Compassion fatigue and vicarious trauma are terms often used interchangeably. Here's how I understand them in relationship to burnout and secondary trauma.
Compassion fatigue, or vicarious trauma, has been described as work-related burnout plus a secondary traumatization that creates a shift in one's attitude or worldview. That shift is significant, it's not just a passing emotion. While compassion fatigue is not an official mental health diagnosis, it is widely understood in psychological fields, one of its common occupational homes.
Therapy for Compassion Fatigue
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Not just burnout, compassion fatigue has the added element of a secondary trauma which can happen suddenly and create acute responses of the nervous system. This may happen when processing trauma with a therapy client, helping a medical patient during an emergency, seeing another person be abused, or witnessing an accident. Secondary trauma is commonly known to impact first responders of medical or mental health crises, but it can happen to anyone, especially those who work in people-facing support roles.
One instance of secondary trauma may or may not lead to compassion fatigue but certainly over time, chronic occurrences of it shift the sudden and acute experience into a long-term and all-encompassing change in how one sees the world and themselves in it. Signs of compassion fatigue include:
Feeling helpless in the face of another person's struggles
Reduced empathy and sensitivity to others
Feeling overwhelmed and exhausted by work demands, maybe even a bit agitated or resentful
Emotional disconnection and detachment in and outside of work
Mental exhaustion and decreased ability to focus, remember, or otherwise function typically
Isolation or withdrawing from others
Chronic physical and emotional exhaustion
Dissatisfaction with work
Loss of interest in activities you once enjoyed
Therapy for Vicarious Trauma
Burnout is similar to compassion fatigue in that it results in exhaustion, loss of interest and motivation, and an overall desire to withdraw. But burnout is less about a worldview shift that stems from being an emotional support to others and more about the accumulated effects of not feeling supported enough yourself at work; long hours, lack of resources, too many responsibilities, no time for breaks, stress from job ambiguity, too many obligations that detract from the passion or purpose of the role, poor relationship with boss, etc.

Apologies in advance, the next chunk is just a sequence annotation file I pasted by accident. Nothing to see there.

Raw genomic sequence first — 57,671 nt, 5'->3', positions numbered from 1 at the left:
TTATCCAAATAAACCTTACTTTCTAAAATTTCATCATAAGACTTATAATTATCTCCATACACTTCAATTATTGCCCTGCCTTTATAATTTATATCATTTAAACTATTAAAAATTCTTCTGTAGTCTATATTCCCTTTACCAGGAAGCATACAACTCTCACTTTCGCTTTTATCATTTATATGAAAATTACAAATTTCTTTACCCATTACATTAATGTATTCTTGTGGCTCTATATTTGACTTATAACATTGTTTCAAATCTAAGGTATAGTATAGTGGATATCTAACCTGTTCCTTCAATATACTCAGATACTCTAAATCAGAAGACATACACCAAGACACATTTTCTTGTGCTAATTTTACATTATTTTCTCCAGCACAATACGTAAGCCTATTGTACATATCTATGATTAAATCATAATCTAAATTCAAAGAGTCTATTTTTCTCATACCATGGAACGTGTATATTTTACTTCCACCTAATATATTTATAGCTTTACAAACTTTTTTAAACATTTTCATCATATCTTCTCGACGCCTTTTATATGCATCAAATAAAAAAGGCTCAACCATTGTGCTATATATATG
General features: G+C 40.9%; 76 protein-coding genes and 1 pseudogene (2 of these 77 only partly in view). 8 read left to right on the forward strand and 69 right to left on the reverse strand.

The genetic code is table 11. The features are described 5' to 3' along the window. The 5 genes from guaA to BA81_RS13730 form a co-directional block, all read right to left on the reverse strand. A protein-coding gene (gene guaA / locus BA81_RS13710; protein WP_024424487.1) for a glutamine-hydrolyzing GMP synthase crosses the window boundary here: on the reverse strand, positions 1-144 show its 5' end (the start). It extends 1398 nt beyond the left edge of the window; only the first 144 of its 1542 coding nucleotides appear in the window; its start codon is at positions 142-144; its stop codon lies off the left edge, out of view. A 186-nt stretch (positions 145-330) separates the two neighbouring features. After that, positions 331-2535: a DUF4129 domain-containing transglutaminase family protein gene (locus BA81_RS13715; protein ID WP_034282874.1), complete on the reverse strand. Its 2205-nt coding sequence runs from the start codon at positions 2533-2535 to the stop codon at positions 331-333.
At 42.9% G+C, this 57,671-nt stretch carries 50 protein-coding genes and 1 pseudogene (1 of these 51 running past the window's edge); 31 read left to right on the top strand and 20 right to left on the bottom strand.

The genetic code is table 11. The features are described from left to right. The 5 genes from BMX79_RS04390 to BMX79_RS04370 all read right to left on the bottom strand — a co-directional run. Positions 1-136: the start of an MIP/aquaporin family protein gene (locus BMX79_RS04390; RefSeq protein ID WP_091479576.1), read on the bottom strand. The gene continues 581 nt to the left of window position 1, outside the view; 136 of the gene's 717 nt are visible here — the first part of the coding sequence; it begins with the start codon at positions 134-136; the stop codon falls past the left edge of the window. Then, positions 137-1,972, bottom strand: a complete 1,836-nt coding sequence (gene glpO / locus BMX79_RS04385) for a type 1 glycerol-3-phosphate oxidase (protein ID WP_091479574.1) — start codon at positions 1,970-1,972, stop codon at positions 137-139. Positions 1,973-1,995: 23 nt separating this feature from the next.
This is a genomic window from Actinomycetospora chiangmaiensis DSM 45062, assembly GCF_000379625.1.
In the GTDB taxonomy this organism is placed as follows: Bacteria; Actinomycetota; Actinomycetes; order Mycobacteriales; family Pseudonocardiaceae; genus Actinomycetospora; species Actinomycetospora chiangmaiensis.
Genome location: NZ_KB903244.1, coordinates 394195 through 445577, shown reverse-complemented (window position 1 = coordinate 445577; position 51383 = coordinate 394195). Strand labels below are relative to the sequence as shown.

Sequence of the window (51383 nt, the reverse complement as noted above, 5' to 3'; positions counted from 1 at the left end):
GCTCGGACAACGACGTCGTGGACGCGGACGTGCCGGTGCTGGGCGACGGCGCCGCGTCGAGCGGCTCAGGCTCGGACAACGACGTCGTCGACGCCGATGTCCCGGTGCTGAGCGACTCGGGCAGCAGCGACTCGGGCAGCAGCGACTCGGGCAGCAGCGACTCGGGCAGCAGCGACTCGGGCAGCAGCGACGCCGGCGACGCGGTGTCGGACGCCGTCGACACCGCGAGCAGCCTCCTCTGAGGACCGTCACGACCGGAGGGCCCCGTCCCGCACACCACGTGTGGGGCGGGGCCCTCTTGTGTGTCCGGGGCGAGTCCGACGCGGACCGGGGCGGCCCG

Compassion Fatigue in Business Leadership
While secondary trauma happens often for first responders, it can also occur in non-emergency workplaces, as well. Being in a leadership role may task you with frequently having to hold the emotional reactions and needs of your employees, whether or not they may define some of these emotional experiences as traumatic.
With current trends promoting the importance of EQ in leadership, managers are being asked to use their heart in their work. They're asked to be more sensitive to the needs and emotions of their employees, while not exactly growing
Charles R. Figley, PhD, founder of the Traumatology Institute at Tulane University says compassion fatigue is an occupational hazard of “any professionals who use their emotions, their heart.”
in resources or support to do so. This sensitivity is needed and likely effective for the business, workplace culture, employee morale, collaboration, and our own humanness beyond the job description, but it puts business leaders on the list of people who may be likely to experience compassion fatigue, especially if they weren't trained on how to put boundaries around their empathy.
COVID and Compassion Fatigue
The case for increased compassion fatigue in leadership, as well as medical and mental health care fields, is especially true when we consider the widespread mental and emotional impacts of the pandemic, a collective trauma that continues to reveal the ways in which it shapes us and went on to create additional unexpected issues.